New file attachments are shown as thumbnails, and can be reviewed right from the box.

  • Indentation markers in diffs

    Your indentation changes are now shown clearly without distracting from your other changes. Unlike most diff viewers, we don't clutter your view with inserts, deletes, or replaces.

    Super useful for Python files.

  • All new My Account page

    It's now easier to find and join groups!

    This is also a great place for extensions to provide per-user customization.

  • Customizable "approval" for review requests

    Extensions can decide if a review request is approved, and API consumers (such as pre-commit hooks) can enforce those decisions.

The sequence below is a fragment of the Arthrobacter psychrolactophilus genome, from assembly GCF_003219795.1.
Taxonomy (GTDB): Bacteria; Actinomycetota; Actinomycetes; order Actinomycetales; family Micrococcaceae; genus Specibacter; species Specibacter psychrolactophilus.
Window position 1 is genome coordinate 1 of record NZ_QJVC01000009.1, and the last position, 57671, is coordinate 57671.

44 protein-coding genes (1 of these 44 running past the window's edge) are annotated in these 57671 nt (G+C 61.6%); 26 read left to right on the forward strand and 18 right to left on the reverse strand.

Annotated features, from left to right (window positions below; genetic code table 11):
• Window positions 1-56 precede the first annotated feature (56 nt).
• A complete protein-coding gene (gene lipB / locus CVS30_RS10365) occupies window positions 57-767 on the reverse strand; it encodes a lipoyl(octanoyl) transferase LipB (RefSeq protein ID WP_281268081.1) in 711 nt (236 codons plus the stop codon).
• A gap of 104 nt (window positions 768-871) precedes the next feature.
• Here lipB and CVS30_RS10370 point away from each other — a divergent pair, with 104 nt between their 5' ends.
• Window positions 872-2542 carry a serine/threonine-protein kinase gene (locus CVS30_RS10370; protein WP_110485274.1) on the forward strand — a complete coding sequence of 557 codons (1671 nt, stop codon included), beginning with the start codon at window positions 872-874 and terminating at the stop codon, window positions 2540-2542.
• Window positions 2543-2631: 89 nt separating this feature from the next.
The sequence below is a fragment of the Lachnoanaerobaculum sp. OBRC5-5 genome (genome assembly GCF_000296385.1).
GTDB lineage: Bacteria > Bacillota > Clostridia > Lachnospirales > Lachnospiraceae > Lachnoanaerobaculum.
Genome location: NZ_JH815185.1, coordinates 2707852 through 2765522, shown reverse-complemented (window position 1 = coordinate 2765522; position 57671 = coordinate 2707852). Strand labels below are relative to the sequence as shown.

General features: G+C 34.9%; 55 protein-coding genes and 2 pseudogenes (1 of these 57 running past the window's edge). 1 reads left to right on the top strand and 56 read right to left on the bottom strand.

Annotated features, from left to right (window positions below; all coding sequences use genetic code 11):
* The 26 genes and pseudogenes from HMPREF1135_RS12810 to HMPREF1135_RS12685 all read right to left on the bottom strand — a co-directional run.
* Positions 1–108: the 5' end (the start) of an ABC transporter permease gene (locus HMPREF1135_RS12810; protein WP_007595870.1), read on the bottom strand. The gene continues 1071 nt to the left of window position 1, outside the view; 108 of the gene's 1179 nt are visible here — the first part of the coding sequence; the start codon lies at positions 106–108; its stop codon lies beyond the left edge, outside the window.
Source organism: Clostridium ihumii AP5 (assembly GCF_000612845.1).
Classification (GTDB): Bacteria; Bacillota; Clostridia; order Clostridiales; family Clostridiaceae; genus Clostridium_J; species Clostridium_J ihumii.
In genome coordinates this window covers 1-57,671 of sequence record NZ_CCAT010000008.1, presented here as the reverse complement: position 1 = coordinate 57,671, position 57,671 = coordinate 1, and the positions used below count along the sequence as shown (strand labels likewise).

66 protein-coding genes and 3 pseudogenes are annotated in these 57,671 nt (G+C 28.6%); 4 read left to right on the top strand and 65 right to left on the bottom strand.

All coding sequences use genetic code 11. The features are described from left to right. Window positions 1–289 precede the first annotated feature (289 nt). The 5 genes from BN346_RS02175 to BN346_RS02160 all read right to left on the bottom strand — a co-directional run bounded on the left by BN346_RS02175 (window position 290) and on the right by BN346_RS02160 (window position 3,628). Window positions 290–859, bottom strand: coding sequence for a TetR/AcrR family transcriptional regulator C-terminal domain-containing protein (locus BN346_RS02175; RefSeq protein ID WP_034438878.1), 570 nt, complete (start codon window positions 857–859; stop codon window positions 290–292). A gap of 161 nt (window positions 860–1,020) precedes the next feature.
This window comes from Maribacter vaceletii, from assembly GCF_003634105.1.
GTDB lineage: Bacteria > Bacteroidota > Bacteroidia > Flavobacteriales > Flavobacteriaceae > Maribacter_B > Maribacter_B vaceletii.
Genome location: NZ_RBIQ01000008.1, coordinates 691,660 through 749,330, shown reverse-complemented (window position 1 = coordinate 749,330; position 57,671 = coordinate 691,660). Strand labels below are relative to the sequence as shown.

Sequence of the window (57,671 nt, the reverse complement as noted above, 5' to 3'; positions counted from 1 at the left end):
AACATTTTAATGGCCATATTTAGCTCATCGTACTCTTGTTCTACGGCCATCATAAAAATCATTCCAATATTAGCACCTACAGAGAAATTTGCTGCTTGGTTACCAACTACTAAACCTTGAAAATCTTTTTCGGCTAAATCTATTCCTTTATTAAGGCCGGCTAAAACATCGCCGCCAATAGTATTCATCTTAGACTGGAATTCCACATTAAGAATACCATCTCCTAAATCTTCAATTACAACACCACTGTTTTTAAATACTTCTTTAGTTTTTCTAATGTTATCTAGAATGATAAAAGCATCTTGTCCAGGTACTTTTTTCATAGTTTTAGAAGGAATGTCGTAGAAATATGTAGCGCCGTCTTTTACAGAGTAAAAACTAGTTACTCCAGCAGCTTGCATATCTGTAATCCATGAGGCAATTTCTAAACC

We're working on some hooks that can take advantage of this.

  • Improved post-commit support for Subversion

    Non-standard repository layouts now work a lot better with the New Review Request page.

And much, much more.

If you're an extension author, you'll have a lot of new goodies to play with. An assortment of new hooks, better static media support, per-page JavaScript extensions, and easier extension initialization, to name a few.

Be sure to check out our release notes for the full list of changes, including some pretty screenshots showing off many of the new features. Be sure to read the installation instructions and upgrade notes.

RBTools 0.5.7 released

Last week's RBTools release brought a lot of great improvements to Perforce, but it also brought an obnoxious bug along for the ride. To post a review request or run any of the other RBTools commands, you had to be in the root of your Perforce checkout.

RBTools 0.5.7 corrects this bug. If you're a Perforce user, you'll want this release. Otherwise, upgrade if you like shiny new version numbers, but you won't see any differences.

See the release notes for the same information.